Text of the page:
Monthly Archives: October 2019

The Lesson I Hope You Get From Raising Dion ***SPOILER ALERT***

First let me warn you again this post will have spoilers so if you want to see the Netflix show Raising Dion without spoilers you’re going to have to check another review.

This review is solely based on my thought and not that of my children. They have not seen the movie and they probably won’t see it for sometime. The villian in the movie is too scary for one of our tender-hearted kids.

Raising Dion is a hero’s origin story about a young boy, his widowed mother, and his awkward an overstepping Godfather. When Dion starts exhibiting miraculous abilities the people in his life respond just as you would imagine. There’s so many feelings: shock, fear, doubt, and of course the desire to immediately protect Dion.

These feelings, coupled with the wild ride that is the discovery of Dion’s supernatural powers cover a glaring issue that you don’t recognize until the very end of the movie, if you recognize it at all. That issue is the sneaky adults.

Jason Ritter plays Pat, Dion’s Godfather in the movie. He is always there, accommodating and lets Dion get away things his mother would not. In the beginning of the movie Nicole (Dion’s mom) tells Pat not to let Dion have soda and ice cream at the pizza parlor because he got in trouble at school. That evening he lets Dion have both. Red flag #1 not obeying moms instructions.

Later on Dion is in a scientific lab where he isn’t supposed to be and Pat advises him not to tell him mom. Red flag #2 Pat aligning himself as an ally to Dion, a child, and not his mom, an adult. This type of behavior plays throughout the movie. Pat has little to no boundaries with Dion which as a viewer you may understand because this child has super powers. Who wants a superpowered tantrum?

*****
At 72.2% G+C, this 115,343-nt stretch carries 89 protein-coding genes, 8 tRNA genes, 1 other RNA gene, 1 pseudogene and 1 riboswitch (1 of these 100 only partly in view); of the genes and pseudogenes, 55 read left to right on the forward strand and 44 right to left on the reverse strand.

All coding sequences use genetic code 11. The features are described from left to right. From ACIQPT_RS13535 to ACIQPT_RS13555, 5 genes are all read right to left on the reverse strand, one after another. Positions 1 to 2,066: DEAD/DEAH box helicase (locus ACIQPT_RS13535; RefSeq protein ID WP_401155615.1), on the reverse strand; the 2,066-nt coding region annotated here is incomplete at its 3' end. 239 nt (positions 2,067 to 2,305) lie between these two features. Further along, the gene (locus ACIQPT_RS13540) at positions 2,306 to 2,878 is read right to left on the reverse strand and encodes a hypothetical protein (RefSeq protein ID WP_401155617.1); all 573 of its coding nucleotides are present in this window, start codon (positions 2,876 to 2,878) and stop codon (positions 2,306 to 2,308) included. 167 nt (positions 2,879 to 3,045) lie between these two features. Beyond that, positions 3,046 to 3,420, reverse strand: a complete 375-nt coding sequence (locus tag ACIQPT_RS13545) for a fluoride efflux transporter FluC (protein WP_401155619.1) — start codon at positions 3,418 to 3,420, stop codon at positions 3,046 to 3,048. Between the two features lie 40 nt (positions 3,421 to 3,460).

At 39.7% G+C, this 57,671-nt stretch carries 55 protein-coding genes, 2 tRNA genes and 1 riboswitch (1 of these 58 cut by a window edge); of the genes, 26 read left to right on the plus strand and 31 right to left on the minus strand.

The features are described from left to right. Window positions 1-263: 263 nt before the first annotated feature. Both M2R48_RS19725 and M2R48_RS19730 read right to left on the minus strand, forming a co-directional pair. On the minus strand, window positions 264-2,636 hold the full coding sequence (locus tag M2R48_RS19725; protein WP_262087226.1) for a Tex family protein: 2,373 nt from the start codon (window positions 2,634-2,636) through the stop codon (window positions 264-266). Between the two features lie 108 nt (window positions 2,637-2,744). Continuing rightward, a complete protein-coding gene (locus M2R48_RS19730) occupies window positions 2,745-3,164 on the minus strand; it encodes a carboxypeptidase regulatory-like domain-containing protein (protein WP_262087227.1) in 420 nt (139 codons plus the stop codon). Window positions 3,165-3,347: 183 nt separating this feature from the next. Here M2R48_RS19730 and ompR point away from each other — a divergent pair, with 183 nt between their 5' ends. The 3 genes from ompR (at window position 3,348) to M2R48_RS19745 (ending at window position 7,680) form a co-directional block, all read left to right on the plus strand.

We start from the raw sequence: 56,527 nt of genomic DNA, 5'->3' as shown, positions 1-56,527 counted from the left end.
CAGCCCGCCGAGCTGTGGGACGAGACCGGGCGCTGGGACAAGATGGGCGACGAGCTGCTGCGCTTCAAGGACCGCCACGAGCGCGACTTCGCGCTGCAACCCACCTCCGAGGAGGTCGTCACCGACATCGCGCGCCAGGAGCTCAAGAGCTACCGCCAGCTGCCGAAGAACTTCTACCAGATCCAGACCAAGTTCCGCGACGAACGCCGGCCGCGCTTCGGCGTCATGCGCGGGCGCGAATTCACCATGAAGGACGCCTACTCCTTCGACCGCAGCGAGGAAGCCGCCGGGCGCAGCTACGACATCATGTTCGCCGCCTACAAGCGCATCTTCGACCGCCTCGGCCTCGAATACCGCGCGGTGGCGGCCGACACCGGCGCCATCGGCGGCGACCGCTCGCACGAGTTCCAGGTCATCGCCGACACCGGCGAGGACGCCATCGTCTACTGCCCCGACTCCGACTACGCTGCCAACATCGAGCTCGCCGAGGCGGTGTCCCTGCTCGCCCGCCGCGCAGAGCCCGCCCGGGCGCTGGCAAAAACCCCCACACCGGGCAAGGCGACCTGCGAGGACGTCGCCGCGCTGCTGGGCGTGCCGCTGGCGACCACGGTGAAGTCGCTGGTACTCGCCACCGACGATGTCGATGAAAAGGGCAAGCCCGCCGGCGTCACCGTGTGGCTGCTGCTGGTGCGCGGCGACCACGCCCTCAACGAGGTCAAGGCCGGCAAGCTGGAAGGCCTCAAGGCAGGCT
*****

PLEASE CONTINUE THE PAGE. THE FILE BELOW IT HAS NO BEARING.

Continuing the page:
Then it is revealed. Pat has powers too and needs Dion to heal him. His placating behavior had nothing to do with Dion being happy and everything to do with Pat exploiting Dion to get what he wants. This is called grooming behavior. Predators use this method to align themselves with a child they are drawn too in order to get the child to comply with their requests.

We see this dynamic play out when Dion’s mom finds him in the process of healing Pat and tells him to stop. Pat knows that Dion healing him will come at the cost of his life, yet he insist on Dion trying. Dion’s mom tell him to move away from Pat, to which he responds, “He needs me.”

Predatory adults will make a child feel as if they have a responsibility to that adult. So here’s a few things I look out for as a parent and things I teach my kids to look out for. Sneaky adults will initiate or even encourage secrets. They will say things like, “It will be our secret.” Instead of, “Its okay I will tell your parent.” Sneaky adults put their needs first even if it can cause the child harm. For example, taking them somewhere inappropriate or allowing them to be exposed to something “by accident” and not telling the parents.

So how can you combat sneaky adults? By asking questions. I ask my kids the following.

1. What was the best part?

2. What was the worst part?

3. Any secrets?

4. Anything weird?

5. Anything else you want to tell me?

I asked these questions no matter what. No matter where they go whether it’s Grandma’s house or to hang out with a new friend. This keeps them from being alerted if I feel like a person maybe a sneaky adults. It also gets them in the habit of answering these questions without feeling like they’re going to get in trouble. Hope this helps you and your kids recognize sneaky adults.

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